If the board or compensation committee has engaged its own compensation consultant and the consultant or its affiliates provides other services to the company (not involving the amount or form of executive and director compensation) in excess of $120,000 during the fiscal year, then the company is required to disclose:
- The aggregate fees paid for advising on the amount or form of executive and director compensation and the amount paid for the additional services;
- Whether the decision to engage the consultant or its affiliates for such additional services was made by or recommended by management; and
- Whether the board or compensation committee approved the other services.
If the board or compensation committee has not engaged its own compensation consultant, but management has retained a consultant to advise on amounts or forms of executive compensation and the consultant or its affiliates provides other services to the company in excess of $120,000 during the fiscal year, the company is required to disclose the aggregate fees paid for advising on executive compensation and for the other services.
The rules are considerably more focused than the original proposals in defining when the additional disclosures are required, and contain exceptions for services provided by compensation consultants in connection with broad-based, non-discriminatory plans and providing surveys that are not customized for a particular company, or that are customized only according to parameters set by someone other than the compensation consultant.
Disclosure of Stock and Option Awards in the Summary Compensation Table and Director Compensation Table
The Summary Compensation Table and Director Compensation Table disclosure requirements (Item 402 of Regulation S-K) are amended to require companies to report the value of stock and option awards made during the fiscal year based upon their aggregate grant date fair value, as determined in accordance with applicable financial accounting standards (FASB Accounting Standards Codification Topic 718, which formerly was referred to as SFAS 123R), rather than reporting the dollar amount recognized as an expense for financial statement reporting purposes for the fiscal year. The rule includes an instruction clarifying that the value of performance-based stock and option awards is the value at grant date based on the probable outcome of the performance condition, assessed as of the grant date of the awards (typically, the "target" award value); the maximum potential value must appear in a footnote.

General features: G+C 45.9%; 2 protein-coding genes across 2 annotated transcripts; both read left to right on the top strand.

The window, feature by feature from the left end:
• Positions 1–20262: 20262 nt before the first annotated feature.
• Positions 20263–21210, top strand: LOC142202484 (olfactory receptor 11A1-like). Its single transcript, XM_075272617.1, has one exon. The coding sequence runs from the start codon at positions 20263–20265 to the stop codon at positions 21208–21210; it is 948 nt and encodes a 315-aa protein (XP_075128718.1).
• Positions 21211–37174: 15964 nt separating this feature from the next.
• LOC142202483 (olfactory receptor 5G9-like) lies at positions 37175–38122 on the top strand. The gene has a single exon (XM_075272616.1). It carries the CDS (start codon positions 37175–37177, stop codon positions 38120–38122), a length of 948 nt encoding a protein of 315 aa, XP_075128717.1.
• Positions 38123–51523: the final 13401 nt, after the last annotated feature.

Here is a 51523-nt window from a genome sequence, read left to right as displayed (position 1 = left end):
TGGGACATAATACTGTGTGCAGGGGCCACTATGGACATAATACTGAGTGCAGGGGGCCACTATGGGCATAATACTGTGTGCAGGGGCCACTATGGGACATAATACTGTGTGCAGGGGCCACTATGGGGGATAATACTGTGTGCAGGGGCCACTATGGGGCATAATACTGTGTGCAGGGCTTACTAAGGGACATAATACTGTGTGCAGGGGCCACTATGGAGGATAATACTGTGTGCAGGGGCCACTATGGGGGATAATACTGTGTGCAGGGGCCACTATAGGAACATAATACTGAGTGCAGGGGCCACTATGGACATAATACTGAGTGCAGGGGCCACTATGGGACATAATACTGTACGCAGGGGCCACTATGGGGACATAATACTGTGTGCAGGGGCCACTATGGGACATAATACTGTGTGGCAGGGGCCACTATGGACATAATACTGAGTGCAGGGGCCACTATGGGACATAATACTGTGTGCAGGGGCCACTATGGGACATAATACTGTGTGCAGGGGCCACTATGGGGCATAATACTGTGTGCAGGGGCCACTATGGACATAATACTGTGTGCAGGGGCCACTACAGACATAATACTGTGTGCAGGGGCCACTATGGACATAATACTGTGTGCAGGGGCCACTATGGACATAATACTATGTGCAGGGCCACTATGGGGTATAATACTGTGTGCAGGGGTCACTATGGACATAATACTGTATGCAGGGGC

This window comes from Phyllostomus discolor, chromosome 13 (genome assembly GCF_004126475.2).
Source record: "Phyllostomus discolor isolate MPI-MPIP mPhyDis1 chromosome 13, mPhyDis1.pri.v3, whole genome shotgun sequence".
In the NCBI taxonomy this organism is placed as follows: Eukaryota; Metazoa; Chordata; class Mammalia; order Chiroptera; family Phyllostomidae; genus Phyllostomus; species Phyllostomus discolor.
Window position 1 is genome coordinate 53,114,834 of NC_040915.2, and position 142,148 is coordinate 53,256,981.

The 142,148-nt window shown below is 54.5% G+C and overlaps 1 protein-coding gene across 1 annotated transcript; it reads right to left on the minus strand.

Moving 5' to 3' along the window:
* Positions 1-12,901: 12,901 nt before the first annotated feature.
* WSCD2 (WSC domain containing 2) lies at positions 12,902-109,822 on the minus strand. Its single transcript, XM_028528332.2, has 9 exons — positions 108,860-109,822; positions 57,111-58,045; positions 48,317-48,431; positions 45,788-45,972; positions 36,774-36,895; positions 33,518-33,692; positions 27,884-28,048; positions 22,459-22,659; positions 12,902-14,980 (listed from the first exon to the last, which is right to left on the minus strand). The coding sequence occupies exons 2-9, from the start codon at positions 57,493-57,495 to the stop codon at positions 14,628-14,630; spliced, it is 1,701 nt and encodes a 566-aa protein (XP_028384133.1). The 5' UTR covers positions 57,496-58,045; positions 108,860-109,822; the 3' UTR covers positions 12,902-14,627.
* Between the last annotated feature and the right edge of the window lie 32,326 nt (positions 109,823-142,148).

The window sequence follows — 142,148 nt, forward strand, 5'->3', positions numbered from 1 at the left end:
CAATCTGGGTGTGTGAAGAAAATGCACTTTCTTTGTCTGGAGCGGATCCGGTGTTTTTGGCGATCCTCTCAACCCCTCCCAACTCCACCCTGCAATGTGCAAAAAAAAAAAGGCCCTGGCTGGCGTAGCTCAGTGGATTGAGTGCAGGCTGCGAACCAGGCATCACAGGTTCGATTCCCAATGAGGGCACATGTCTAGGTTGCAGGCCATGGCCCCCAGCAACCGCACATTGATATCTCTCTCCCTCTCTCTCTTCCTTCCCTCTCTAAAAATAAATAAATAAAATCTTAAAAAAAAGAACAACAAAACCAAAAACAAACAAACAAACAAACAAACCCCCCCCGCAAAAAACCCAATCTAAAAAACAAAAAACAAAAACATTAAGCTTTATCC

Companies with a fiscal year ending on or after December 20, 2009 will use this value to identify the current year’s named executive officers (as defined in Item 402 of Regulation S-K), and will be required to apply this method to recompute the value of compensation disclosed reported for those named executive officers in the Summary Compensation Table for the last two fiscal years, to the extent that compensation information for those years is required with respect to the named executive officer.
What Companies Should Do Now
While the rules adopted by the SEC are in many respects similar to those that were proposed in July, the uncertainty over the form the final rules would take has led many companies to delay in preparing for these new rules. In light of the relatively short effective date and the scope of information that companies will need to gather and assess in order to prepare disclosures in response to the new rules, the coming months will place a burden on companies and their boards. Among things that companies should immediately address are the following:
- Revise director and executive questionnaires to capture information regarding past legal proceedings and (for directors) past directorships, and to capture information that will be assessed by the nominating committee or board in articulating the qualifications of directors and director nominees;